Alexander Khanikaev

NSF presents rarely awarded ‘Special Creativity’ honor to CCNY’s Alexander Khanikaev

City College of New York physicist Alexander Khanikaev is the recipient of the National Science Foundation’s rarely given Special Creativity Award. The honor from the Division of Materials Research (DMR) recognizes what the NSF cites as Khanikaev’s “excellent research, productivity, and impact on topologically nontrivial photonic systems and nonlinear photonic nanostructures and plasmonic metamaterials, as well as the broader impacts emanating from a current NSF project.” Recipients of the award, who are considered the most creative of investigators, receive an automatic two-year extension of
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Leadership of the Architects' Renewal Committee in Harlem, which was recognized as one of the Nations first Community Design Centers. Co-Founder and Executive DirectorJ.Max Bond Jr. (left), ARCH 67'- 69', with architects Donald Ryder and Nathan Smith, ca. 1969.

CCNY’s J. Max Bond Center and Davis Brody Bond Architects launch innovation partnership

The Bernard and Anne Spitzer School of Architecture’s J. Max Bond Center for Urban Futures and the New York-based firm Davis Brody Bond (DBB) announce the formation of a research partnership focused on equitable design practices and urban research. DBB and the Bond Center, which was established in 2012, both represent the legacy and celebrated career of DBB partner, J. Max Bond, Jr., FAIA (1935 – 2009), who worked tirelessly for social and spatial justice. Regarded as American’s most prominent and accomplished African American architect, Bond, was also architecture dean at The City College of
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Faculty Publications Feb. 2021

CCNY School of Education celebrates centennial with new titles

As it celebrates its centennial, The City College of New York’s School of Education (SOE) welcomes a timely tome co-written by one of its experts, Megan Blumenreich, on how the nation can attract, prepare, and retain high-quality teachers for all students. “Schooling Teachers: Teach For America and the Future of Teacher Education” rolls off the Teachers College Press this spring. The book draws on participant voices from the inaugural 1990 cohort of Teach For America. It situates their experiences within the larger context of teacher education and reform of the last three decades. “Schooling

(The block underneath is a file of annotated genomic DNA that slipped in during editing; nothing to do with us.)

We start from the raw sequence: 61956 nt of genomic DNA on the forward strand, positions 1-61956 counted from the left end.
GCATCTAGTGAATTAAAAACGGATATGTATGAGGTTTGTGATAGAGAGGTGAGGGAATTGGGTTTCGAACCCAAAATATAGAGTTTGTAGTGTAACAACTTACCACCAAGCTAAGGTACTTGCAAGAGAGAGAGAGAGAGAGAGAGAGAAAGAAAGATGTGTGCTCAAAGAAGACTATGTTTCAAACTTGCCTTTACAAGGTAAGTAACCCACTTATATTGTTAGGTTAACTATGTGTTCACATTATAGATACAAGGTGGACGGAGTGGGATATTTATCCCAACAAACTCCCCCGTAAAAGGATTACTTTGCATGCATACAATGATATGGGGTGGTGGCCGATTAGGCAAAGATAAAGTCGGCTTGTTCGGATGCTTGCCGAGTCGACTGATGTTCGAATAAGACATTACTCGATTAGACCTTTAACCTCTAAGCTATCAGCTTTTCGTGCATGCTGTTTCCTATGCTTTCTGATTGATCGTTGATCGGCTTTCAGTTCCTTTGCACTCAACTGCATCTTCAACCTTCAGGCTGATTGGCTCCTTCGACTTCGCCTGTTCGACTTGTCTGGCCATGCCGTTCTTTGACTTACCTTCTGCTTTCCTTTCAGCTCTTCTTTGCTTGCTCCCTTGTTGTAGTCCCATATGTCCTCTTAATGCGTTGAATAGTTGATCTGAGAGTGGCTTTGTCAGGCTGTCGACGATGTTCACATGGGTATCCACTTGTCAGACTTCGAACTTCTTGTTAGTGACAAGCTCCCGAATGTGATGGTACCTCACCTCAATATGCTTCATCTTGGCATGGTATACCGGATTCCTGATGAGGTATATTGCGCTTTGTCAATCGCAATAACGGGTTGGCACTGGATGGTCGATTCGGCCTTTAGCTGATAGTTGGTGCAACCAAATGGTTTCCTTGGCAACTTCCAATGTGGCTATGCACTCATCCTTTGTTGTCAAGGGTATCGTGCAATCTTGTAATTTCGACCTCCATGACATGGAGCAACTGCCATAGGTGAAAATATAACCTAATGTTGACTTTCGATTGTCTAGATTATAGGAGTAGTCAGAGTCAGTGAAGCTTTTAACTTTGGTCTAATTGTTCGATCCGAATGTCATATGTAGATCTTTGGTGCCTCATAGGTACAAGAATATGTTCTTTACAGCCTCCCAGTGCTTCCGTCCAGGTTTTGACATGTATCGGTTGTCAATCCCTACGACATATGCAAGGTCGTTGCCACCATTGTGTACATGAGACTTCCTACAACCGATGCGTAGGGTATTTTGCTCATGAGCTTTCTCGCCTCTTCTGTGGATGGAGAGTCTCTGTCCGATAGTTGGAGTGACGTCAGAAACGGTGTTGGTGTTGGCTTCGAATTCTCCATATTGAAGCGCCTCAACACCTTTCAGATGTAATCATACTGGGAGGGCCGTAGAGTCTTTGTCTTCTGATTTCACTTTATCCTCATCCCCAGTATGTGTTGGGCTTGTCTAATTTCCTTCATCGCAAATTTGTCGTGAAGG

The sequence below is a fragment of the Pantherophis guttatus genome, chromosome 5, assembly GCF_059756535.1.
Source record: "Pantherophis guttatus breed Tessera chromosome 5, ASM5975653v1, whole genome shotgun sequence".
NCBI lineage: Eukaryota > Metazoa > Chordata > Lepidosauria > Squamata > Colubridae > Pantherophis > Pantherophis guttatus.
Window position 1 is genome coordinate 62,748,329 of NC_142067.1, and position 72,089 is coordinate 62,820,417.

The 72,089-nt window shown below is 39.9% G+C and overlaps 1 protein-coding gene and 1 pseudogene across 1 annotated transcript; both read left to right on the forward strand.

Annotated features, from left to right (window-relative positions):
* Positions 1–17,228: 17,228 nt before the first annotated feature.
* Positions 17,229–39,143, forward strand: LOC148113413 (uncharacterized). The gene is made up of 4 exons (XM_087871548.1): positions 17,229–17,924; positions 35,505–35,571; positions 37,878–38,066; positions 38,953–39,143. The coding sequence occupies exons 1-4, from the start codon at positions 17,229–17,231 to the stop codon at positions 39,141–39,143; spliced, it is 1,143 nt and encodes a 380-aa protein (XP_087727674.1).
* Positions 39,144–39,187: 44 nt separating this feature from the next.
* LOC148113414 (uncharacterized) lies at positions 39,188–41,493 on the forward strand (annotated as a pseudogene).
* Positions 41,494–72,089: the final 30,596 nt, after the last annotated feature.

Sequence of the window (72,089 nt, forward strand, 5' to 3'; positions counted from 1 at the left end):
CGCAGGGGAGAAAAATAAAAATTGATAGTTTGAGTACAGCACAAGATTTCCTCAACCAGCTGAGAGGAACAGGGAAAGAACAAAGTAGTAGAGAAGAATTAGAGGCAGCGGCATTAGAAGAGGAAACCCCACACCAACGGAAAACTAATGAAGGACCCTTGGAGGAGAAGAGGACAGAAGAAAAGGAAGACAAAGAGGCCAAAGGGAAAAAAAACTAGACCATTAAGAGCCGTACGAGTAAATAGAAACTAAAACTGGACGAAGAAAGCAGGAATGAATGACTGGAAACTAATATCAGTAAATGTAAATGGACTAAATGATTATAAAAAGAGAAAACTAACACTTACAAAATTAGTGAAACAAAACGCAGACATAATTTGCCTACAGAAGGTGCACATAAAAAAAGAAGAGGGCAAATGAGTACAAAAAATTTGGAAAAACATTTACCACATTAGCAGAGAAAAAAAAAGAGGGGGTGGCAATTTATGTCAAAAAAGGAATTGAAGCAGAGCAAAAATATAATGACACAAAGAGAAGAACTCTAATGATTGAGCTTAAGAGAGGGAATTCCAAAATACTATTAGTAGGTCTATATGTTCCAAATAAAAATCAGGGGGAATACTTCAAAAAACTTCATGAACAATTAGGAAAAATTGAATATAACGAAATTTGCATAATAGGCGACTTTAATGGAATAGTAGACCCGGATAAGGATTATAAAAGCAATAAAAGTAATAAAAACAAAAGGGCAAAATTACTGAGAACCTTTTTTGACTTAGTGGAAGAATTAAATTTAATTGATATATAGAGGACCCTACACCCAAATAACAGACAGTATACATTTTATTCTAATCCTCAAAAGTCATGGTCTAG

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Tarek Saadawi

NSF awards $3M to CCNY and partners for next generation Internet research

As work on advancing the Internet progresses on different fronts globally, a $3 million National Science Foundation (NSF) grant to four partners, including Grove School of Engineering professor Tarek N. Saadawi, is ensuring City College of New York participation in the effort. CCNY is collaborating with lead institution Columbia University, Rutgers and Arizona in a three-year project to establish a global Internet testbed for the next generation of Internet. According to the NSF abstract, the project enables the use of unique programmable wireless, optical, and edge-cloud network testbed
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Faculty advisor Sebastian Franco with CCNY Physics student chapter 2019

CCNY student chapter wins physics’ Blake Lilly Prize again

The City College of New York’s Society of Physics Students (SPS) chapter is the winner of the Blake Lilly Prize from the American Institute of Physics (AIP). The award recognizes SPS chapters and individuals who make a genuine effort to positively influence the attitudes of school children and the general public about physics. “Your chapter’s outreach efforts and dedication to physics education have visibly made a difference in your community and the SPS National Office is proud to present you with this prestigious award,” Brad R. Conrad, director, Society of Physics Students & Sigma Pi Sigma